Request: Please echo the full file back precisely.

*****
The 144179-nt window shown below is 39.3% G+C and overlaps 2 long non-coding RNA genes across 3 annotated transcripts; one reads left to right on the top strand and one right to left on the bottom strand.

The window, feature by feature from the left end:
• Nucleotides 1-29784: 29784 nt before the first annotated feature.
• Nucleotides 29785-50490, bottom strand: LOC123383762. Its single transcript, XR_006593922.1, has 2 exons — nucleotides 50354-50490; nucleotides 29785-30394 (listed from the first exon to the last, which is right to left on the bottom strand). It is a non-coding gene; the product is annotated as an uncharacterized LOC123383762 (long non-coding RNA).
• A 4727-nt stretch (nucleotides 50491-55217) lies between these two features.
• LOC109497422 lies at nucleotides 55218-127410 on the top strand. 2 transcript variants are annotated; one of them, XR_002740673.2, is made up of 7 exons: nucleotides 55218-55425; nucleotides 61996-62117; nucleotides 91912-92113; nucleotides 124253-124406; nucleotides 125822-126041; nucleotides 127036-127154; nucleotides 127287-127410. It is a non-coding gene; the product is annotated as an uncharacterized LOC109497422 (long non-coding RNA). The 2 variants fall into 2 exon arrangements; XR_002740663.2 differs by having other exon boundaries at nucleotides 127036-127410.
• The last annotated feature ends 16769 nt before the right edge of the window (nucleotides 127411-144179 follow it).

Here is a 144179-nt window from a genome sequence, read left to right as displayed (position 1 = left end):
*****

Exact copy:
The 144179-nt window shown below is 39.3% G+C and overlaps 2 long non-coding RNA genes across 3 annotated transcripts; one reads left to right on the top strand and one right to left on the bottom strand.

The window, feature by feature from the left end:
• Nucleotides 1-29784: 29784 nt before the first annotated feature.
• Nucleotides 29785-50490, bottom strand: LOC123383762. Its single transcript, XR_006593922.1, has 2 exons — nucleotides 50354-50490; nucleotides 29785-30394 (listed from the first exon to the last, which is right to left on the bottom strand). It is a non-coding gene; the product is annotated as an uncharacterized LOC123383762 (long non-coding RNA).
• A 4727-nt stretch (nucleotides 50491-55217) lies between these two features.
• LOC109497422 lies at nucleotides 55218-127410 on the top strand. 2 transcript variants are annotated; one of them, XR_002740673.2, is made up of 7 exons: nucleotides 55218-55425; nucleotides 61996-62117; nucleotides 91912-92113; nucleotides 124253-124406; nucleotides 125822-126041; nucleotides 127036-127154; nucleotides 127287-127410. It is a non-coding gene; the product is annotated as an uncharacterized LOC109497422 (long non-coding RNA). The 2 variants fall into 2 exon arrangements; XR_002740663.2 differs by having other exon boundaries at nucleotides 127036-127410.
• The last annotated feature ends 16769 nt before the right edge of the window (nucleotides 127411-144179 follow it).

Here is a 144179-nt window from a genome sequence, read left to right as displayed (position 1 = left end):